How to Paint a Hummingbird, step by step tutorial on painting a beautiful hummingbird in acrylics. Beginner friendly!
I know you are going to love how to paint a hummingbird! You might have thought that it was an intimidating feat but really when you break it down one stroke at a time it is much easier than you imagine.
Hummingbirds come in so many different colors and even shapes that you can have a great time painting up a few. Soon I will do a collection of designs with hummingbirds included so practice getting the hang of it and the paintings will be so much easier for you.
Hummingbird Painting Inspiration
I took a photo of a hummingbird and made a sketch of it. Then I transferred it to my paper. You can see the other hummingbird I painted in the video on the left. He is slightly different than the one we are painting today.
Painting Hummingbird Head and Back
I start filling in with the green on his head and upper back. You can paint these any size you like so use a brush that fits or you are comfy with to paint the area.
I run a line of green along the top edge of the wing and down his back, I make spiky strokes with the chisel edge of my brush to emulate feathers.
You see he has more green on his back than the hummer on the left.
Also the red on his face is in a different spot, that is how it is, look at photos of hummers, you will find all sort of markings on them so roll with it and try a few.
Painting Hummingbird Throat
Add the Alizarin Crimson on his thorat. Just fill it in with gentle strokes.
Paint Hummingbird Tummy
Paint his tummy area white, no worries on exactness as many of your on coming strokes will overlap the tummy.
Now on to his wings. I double load grey and white onto my brush by dipping each corner in a color and blending it into my brush by stroking it back and forth on the palette until the color blend towards the center.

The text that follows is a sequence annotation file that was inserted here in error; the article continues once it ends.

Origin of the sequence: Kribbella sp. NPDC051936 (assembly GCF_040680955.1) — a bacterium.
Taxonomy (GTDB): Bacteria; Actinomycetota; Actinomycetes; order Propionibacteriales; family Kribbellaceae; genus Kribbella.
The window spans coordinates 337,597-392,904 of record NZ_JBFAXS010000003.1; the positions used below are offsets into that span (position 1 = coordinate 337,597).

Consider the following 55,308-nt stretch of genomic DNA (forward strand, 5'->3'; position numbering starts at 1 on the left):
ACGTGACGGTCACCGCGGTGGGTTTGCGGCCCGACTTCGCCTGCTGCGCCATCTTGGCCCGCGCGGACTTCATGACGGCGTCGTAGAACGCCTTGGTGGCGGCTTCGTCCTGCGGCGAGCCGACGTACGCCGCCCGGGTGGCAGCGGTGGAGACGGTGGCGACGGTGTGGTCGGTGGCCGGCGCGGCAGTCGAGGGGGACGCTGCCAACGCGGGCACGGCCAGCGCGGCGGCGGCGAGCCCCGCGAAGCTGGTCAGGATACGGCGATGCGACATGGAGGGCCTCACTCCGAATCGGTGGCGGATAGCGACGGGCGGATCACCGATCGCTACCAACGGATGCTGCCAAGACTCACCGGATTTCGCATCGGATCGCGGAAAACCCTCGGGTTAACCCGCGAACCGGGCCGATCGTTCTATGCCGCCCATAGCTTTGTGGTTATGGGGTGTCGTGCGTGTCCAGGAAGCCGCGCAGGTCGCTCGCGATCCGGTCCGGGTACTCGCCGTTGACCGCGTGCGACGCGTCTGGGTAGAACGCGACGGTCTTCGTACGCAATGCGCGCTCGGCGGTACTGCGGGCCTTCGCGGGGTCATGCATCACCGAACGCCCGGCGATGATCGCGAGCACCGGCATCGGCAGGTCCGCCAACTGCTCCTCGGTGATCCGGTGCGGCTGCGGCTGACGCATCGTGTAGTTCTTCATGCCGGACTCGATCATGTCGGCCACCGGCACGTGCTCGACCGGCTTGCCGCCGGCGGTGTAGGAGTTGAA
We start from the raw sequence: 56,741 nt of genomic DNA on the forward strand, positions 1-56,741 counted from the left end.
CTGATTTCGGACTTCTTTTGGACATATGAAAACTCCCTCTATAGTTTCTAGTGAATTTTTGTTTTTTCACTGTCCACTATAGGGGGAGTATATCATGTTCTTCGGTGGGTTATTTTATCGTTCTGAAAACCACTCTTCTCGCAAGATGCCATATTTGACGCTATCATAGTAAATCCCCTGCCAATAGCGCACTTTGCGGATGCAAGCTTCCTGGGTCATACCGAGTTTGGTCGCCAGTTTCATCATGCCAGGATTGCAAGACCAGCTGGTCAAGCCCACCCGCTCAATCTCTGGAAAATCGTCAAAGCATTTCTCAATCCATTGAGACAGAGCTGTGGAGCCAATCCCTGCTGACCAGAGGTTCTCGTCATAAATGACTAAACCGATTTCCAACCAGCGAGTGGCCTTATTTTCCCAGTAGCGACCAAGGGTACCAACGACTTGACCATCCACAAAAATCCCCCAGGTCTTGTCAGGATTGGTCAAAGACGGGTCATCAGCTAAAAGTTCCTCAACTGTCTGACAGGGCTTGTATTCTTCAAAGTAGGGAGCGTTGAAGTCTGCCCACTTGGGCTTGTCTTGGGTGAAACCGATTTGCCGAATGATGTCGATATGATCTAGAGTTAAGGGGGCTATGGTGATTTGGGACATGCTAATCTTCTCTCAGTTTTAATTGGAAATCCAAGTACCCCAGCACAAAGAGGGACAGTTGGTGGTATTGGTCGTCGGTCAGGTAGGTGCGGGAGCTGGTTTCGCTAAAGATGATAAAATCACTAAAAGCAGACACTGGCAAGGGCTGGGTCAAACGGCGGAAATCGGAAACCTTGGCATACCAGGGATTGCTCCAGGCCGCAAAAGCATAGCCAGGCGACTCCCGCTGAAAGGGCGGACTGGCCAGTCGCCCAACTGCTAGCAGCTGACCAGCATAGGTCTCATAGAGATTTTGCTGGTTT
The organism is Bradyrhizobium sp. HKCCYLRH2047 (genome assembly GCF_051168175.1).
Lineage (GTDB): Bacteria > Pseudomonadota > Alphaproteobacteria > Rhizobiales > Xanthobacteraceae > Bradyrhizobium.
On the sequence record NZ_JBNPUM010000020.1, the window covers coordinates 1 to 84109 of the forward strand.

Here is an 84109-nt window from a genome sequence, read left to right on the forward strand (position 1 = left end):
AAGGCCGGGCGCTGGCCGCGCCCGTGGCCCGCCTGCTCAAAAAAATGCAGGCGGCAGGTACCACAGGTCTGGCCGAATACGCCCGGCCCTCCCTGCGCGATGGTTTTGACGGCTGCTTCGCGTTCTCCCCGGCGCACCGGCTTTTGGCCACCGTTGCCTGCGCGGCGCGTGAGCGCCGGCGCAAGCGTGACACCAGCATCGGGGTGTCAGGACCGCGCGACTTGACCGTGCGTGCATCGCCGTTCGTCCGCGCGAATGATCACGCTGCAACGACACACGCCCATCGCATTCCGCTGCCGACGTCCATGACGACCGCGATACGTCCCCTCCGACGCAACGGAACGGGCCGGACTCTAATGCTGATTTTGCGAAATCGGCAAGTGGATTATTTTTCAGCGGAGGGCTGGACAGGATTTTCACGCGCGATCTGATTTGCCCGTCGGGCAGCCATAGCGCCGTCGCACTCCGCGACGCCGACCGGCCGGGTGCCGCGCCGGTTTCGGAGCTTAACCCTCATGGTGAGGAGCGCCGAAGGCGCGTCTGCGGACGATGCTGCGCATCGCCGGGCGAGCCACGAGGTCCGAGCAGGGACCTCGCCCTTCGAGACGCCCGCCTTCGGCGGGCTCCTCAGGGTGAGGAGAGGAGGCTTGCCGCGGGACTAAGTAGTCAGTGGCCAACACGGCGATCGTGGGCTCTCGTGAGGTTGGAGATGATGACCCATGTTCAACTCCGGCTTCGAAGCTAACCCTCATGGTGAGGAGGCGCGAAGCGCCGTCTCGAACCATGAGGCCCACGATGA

Leading with the white edge of the brush I flick strokes on loosely to create his feathers. (the video gives you a good idea of how I do that)
Paint Hummingbirds Tail
I use the same chisel edge strokes to with grey and white for his tail which is swooping forward instead of just facing down.
Building with Strokes
Overlap the grey strokes with green chisel strokes on both the tail and wings.
Shade along his body towards his back with the double load of gray and white, leading with the white edge. You can use a liner if you need more control for the beak but paint it with black and so it comes to a point.
Push thru the Ugly Stage
There is always a point when things look messy, don’t get discouraged, the details make it come to life. Just keep on going.
Painting the Hummingbird Eye
Now add the eye. This can be the tricky part for me and can make or break your painting. The eye is what gives it life
Start with a black dot a third of the way back from the beak. With your liner brush, outline it with the thinnest line you can of white.
Now add a tough of highlight of white to the top of the black dot to give it a spark.
There you have your hummingbird.
Here is the video for the hummer on the left…
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For the hummingbird in this tutorial and in the video (it is a different hummingbird in the video) I used these colors:
Neutral Gray (you can also just mix up a gray with your black and white if you wish)
#8 Flat brush
I am painting on my Canson Mixed Media paper.
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